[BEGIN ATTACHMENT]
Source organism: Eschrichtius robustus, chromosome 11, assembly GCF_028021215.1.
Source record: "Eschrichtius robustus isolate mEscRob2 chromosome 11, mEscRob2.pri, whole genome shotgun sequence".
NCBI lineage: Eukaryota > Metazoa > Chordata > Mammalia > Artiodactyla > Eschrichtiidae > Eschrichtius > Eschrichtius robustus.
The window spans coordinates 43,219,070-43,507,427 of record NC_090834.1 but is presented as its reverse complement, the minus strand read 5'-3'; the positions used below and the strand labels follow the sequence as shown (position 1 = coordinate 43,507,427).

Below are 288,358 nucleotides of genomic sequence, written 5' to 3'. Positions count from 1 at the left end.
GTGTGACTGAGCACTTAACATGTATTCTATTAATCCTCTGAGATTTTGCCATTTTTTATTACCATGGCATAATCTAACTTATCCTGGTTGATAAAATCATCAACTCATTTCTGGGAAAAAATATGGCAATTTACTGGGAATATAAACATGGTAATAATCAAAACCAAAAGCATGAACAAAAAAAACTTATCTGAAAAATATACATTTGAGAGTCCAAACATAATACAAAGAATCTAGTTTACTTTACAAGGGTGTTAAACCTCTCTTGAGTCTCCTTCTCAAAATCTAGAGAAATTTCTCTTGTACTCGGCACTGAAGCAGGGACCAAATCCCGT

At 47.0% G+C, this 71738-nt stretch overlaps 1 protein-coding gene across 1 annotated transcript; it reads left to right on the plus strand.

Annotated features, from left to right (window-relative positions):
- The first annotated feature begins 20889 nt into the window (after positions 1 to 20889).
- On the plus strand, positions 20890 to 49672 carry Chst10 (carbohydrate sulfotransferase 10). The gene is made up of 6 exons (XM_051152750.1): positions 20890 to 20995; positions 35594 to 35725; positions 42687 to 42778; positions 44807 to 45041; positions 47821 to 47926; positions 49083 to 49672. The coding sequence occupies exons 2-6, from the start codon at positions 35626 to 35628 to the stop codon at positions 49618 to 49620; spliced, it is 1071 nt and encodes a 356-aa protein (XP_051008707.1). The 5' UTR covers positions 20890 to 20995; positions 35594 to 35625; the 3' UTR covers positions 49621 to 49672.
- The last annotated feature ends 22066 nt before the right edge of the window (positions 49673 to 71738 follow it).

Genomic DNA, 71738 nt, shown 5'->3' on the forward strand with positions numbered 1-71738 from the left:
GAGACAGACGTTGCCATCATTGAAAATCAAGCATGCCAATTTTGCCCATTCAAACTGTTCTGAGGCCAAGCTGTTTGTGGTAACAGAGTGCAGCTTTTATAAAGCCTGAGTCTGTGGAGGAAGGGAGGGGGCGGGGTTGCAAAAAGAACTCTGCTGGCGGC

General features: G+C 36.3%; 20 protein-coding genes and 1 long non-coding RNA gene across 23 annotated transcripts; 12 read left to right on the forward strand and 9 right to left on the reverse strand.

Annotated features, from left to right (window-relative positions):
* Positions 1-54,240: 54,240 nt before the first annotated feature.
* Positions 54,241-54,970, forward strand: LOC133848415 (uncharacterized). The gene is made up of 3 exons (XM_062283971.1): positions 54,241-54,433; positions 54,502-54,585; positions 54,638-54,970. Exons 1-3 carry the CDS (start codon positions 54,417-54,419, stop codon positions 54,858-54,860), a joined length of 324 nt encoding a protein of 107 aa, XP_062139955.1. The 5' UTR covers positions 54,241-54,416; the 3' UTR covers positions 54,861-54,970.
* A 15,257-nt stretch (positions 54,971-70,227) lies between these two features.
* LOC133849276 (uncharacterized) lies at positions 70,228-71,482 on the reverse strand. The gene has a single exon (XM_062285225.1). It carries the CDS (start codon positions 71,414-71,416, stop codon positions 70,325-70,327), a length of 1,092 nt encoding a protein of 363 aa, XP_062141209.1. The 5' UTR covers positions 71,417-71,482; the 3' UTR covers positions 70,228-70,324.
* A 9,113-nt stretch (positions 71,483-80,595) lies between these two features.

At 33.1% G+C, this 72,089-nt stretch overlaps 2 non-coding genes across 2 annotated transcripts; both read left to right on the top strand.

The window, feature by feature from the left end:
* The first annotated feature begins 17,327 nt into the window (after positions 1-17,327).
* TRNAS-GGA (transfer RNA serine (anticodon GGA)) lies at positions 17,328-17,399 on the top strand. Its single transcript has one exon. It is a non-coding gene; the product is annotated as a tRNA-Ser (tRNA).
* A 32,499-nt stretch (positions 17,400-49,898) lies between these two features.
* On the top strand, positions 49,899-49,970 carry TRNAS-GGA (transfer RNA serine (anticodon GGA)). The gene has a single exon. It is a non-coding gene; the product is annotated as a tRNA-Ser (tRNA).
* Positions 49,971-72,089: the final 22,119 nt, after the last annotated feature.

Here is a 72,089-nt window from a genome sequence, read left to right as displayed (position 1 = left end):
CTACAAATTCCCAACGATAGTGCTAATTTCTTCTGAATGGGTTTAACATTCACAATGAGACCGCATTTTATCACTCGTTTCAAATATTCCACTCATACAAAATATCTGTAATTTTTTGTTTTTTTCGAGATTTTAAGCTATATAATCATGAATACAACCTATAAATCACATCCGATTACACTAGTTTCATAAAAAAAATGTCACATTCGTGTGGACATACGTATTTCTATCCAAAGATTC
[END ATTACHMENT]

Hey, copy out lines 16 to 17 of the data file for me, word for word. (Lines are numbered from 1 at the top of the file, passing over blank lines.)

* Positions 1-54,240: 54,240 nt before the first annotated feature.
* Positions 54,241-54,970, forward strand: LOC133848415 (uncharacterized). The gene is made up of 3 exons (XM_062283971.1): positions 54,241-54,433; positions 54,502-54,585; positions 54,638-54,970. Exons 1-3 carry the CDS (start codon positions 54,417-54,419, stop codon positions 54,858-54,860), a joined length of 324 nt encoding a protein of 107 aa, XP_062139955.1. The 5' UTR covers positions 54,241-54,416; the 3' UTR covers positions 54,861-54,970.